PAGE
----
Pick Up the Mandu

Aug 04

My mom makes the best mandu. For those unaware, mandu is a Korean dumpling that closely resembles gyoza. Mom’s mandu are so freaking tasty — she makes them big and stuffs them full of meat and veggies. I can easily polish off an entire platter of the stuff (all while she alternately tells me I’m fat while piling more food onto my plate); it’s like little fried pillows of crack.

My sister recently visited Michigan with her kids for 10 days. The night before she was scheduled to fly back to Seattle, my mom called me.

Me: “Hello?”

Mom: Hi honeyyyyy!”

Me: Hey Mom, what’s up?”

Mom: “You want some mandu?”

Me: “Huh?”

Mom: “I make mandu. I freeze some, give to Mia and she bring in her suitcase. She take some, give you some!”

Though you may find this weird, this is something my mom has done all too often. I can’t tell you how many times I’ve served as an unwilling courier between my sister and my mom. Mia would send frozen crab or fish with me (packed in dry ice), and I’d have to lug it to the airport and through Michigan to deliver it to my mom, and Mom would respond by sending me home with a ton of clothes and crap for my nephews as well as a few frozen bags of corn or salsa. I always hated being a pack mule, so the idea of my sister in this role for once made me happy. (Plus, as aforementioned, my mom’s mandu is delicious.)

Me: “Sure, that’s fine.”

Mom: “Okay, good. She get in midnight. I tell her to call you when she get in. You meet her halfway from airport to her house and she give you mandu.”

Me: “Wait, what?” I’m not going to meet my sister in some back alley at 12:30 am for a mandu exchange. This isn’t a drug deal, for crying out loud.

Mom: “Yeah, you get the mandu from her.”

Me: “Why can’t I just get them from her later?”

Mom: “Noooooo, you got to pick up the mandu! Her boyfriend gonna eat ’em all up!”

Me, sighing: “Okay, I’ll get the mandu.”

I didn’t get the mandu. By the time my sister flew in, it was late and I was asleep. I wasn’t going to stay up for the hand-off like I was some Harry Potter fanatic waiting for the midnight showing of Deathly Hallows 2. Mia obviously has a freezer at home, so I’d just get them from her later.

A week after my sister got back, I talked to my mom again.

Mom: “You pick up the mandu?”

Me: “Not yet.”

Mom: “Oh my gahhhh, why not?”

Me: “I’m trying to coordinate schedules with Mia.”

Mom: “You better go pick up the mandu! Mommy slave in kitchen alllllll night making the mandu. I up until two in the morning making!”

Me: “I’ll pick up the mandu! Geez!”

A couple weeks after that, my nephew ended up in the hospital with appendicitis. Mom called me that weekend.

Mom: “You visit Zac in hospital?”

Me: “Not yet.”

Mom: “That’s okay. You can visit him at home. Go over there and he’ll be so  happy to see his aunt.”

Me: “Yeah, that would be nice.”

Mom: “…and you can pick up the mandu!”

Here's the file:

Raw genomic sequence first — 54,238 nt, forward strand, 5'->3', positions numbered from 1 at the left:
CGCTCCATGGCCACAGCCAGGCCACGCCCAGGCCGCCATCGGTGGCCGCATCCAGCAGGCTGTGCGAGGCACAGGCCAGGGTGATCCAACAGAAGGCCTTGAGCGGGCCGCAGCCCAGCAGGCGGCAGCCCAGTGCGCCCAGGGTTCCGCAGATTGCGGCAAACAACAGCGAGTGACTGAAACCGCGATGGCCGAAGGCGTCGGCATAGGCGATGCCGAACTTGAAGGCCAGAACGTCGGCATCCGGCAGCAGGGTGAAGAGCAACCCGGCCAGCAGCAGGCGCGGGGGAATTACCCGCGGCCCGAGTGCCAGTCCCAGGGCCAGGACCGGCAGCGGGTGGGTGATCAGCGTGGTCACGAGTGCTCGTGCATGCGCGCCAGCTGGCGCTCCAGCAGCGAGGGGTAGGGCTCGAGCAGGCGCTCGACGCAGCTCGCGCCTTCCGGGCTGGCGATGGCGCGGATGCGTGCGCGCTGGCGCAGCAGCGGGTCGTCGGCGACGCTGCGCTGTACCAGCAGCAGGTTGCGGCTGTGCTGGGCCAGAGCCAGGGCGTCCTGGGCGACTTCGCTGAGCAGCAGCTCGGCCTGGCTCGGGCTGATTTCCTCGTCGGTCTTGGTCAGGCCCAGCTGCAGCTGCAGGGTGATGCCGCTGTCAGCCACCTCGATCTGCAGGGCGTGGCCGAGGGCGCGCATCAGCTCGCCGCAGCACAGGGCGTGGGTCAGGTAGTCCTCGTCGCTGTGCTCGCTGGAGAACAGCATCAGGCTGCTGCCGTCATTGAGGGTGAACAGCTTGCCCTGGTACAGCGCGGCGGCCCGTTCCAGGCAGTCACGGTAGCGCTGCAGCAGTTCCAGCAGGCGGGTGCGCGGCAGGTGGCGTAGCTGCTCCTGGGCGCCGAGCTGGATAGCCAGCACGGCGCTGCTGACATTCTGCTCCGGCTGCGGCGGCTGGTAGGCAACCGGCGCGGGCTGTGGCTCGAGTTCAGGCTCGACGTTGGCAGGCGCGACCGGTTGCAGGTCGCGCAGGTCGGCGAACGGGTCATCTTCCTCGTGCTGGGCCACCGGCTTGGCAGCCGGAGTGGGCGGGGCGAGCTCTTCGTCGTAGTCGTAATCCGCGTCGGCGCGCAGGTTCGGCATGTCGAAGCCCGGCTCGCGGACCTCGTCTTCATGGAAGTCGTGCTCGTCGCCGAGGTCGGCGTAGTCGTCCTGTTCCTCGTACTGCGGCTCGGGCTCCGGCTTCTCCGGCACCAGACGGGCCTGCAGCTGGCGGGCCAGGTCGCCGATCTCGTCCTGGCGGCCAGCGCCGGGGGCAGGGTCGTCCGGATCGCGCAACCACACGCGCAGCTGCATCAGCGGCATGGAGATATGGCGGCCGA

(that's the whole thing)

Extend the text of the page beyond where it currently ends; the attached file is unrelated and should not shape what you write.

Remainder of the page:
So if I’m understanding correctly, “picking up the mandu” is a close second behind “making sure my nephew is okay.” This mandu is reeeeally important to her.

This past weekend, I talked to my mom again. Unsurprisingly, she brought up my utter failure as a mandu picker-upper.

Mom: “You pick up the mandu yet?”

Me: “No. Every time I talk to Mia about going out to dinner at this Korean restaurant and then stopping by her place to pick up the mandu, she says she’ll get back to me with dates but then never does.”

Mom: “Who cares about dinner? Just go over there and get the mandu! You try coordinate schedule and she don’t do it, so forget dinner and just go over there, say hello, and pick up the mandu.”

Me: “Yeah, I guess I’ll just have to do that.”

Mom, angry: “Her boyfriend gonna eat ’em all up!”

Me: “I know, you keep saying that.” As if my sister is dating a Pacman-esque creature who is incapable of restraint. I know Mom’s mandu are good, but I’ll give the benefit of the doubt to a grown man who can probably refrain from eating someone else’s food.

Me: “…by the way, you know it’s my birthday next Saturday, right?”

Mom: “I know.”

Me: “…and do you know how old I’m turning?” I know how this will end, but I have to try.

Mom: “…uh…twen-tee seh-ven?” She will never, ever get my age right.

Me, sighing: “I’m 27 now. I’ll be 28.”

Mom: “Twen-tee eight?! Oh my gahhhhh. If I send you card Monday, will it come by Saturday?”

Me: I would imagine so.”

Mom: “Good. I send card. I sent card for Zac’s birthday (my nephew’s birthday is three days before mine). You get him anything yet?”

Me: “Not yet.”

Mom: “That’s okay. You go over to house, say ‘Happy birthday Zac,’ then pick up the mandu and leave.”

Me, laughing hard: “Okay, I will.” That’ll show him I care!

For the record, no, I still haven’t picked up the mandu yet.  If I don’t get it by this weekend, I imagine my birthday phone call will include no less than three references to it.


  1. I thought that was some weird, old joke:

    (Q) What’s a mandu?

    (A) Whatever his wife tells him to.

    It’s an old joke, so it’s of course both sexist AND culturally insensitive. I don’t make the rules.

  2. It is interesting to know other culture. I am always fascinated by how the Koreans are able to make those kimchi, I want to get my hands on the mandu now!

  3. Lucy Kumuhone /

    Your stories are hilarious! My mom is exactly the same but she’s a lot more bitter and angry for a little lady.

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